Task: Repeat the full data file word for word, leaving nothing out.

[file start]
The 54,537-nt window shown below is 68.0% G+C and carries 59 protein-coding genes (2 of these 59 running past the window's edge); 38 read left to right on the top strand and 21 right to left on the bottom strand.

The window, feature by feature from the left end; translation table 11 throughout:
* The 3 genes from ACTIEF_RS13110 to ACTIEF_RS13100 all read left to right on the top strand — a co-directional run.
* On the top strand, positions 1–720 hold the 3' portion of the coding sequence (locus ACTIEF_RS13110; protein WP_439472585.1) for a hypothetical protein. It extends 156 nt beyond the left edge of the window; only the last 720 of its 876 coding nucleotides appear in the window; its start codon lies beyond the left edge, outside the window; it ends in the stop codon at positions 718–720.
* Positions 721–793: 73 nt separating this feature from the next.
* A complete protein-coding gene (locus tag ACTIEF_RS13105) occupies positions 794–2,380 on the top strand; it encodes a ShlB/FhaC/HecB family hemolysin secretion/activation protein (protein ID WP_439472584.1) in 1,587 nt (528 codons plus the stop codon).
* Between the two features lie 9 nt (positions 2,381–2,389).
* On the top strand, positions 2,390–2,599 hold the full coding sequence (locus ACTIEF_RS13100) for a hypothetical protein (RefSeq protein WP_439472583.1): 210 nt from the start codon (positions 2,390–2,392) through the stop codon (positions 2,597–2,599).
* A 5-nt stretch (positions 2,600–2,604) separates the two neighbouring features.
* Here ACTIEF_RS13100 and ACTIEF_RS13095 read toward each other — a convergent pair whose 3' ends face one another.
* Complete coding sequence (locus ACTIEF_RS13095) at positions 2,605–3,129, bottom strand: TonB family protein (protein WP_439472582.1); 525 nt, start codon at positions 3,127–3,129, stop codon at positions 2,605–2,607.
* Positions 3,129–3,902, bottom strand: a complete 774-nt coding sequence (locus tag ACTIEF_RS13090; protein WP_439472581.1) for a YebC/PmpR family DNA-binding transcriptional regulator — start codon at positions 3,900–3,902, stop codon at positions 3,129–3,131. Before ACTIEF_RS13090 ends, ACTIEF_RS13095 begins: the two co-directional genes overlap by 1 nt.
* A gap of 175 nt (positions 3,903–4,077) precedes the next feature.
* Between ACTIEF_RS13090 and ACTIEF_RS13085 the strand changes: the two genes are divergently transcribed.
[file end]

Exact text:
The 54,537-nt window shown below is 68.0% G+C and carries 59 protein-coding genes (2 of these 59 running past the window's edge); 38 read left to right on the top strand and 21 right to left on the bottom strand.

The window, feature by feature from the left end; translation table 11 throughout:
* The 3 genes from ACTIEF_RS13110 to ACTIEF_RS13100 all read left to right on the top strand — a co-directional run.
* On the top strand, positions 1–720 hold the 3' portion of the coding sequence (locus ACTIEF_RS13110; protein WP_439472585.1) for a hypothetical protein. It extends 156 nt beyond the left edge of the window; only the last 720 of its 876 coding nucleotides appear in the window; its start codon lies beyond the left edge, outside the window; it ends in the stop codon at positions 718–720.
* Positions 721–793: 73 nt separating this feature from the next.
* A complete protein-coding gene (locus tag ACTIEF_RS13105) occupies positions 794–2,380 on the top strand; it encodes a ShlB/FhaC/HecB family hemolysin secretion/activation protein (protein ID WP_439472584.1) in 1,587 nt (528 codons plus the stop codon).
* Between the two features lie 9 nt (positions 2,381–2,389).
* On the top strand, positions 2,390–2,599 hold the full coding sequence (locus ACTIEF_RS13100) for a hypothetical protein (RefSeq protein WP_439472583.1): 210 nt from the start codon (positions 2,390–2,392) through the stop codon (positions 2,597–2,599).
* A 5-nt stretch (positions 2,600–2,604) separates the two neighbouring features.
* Here ACTIEF_RS13100 and ACTIEF_RS13095 read toward each other — a convergent pair whose 3' ends face one another.
* Complete coding sequence (locus ACTIEF_RS13095) at positions 2,605–3,129, bottom strand: TonB family protein (protein WP_439472582.1); 525 nt, start codon at positions 3,127–3,129, stop codon at positions 2,605–2,607.
* Positions 3,129–3,902, bottom strand: a complete 774-nt coding sequence (locus tag ACTIEF_RS13090; protein WP_439472581.1) for a YebC/PmpR family DNA-binding transcriptional regulator — start codon at positions 3,900–3,902, stop codon at positions 3,129–3,131. Before ACTIEF_RS13090 ends, ACTIEF_RS13095 begins: the two co-directional genes overlap by 1 nt.
* A gap of 175 nt (positions 3,903–4,077) precedes the next feature.
* Between ACTIEF_RS13090 and ACTIEF_RS13085 the strand changes: the two genes are divergently transcribed.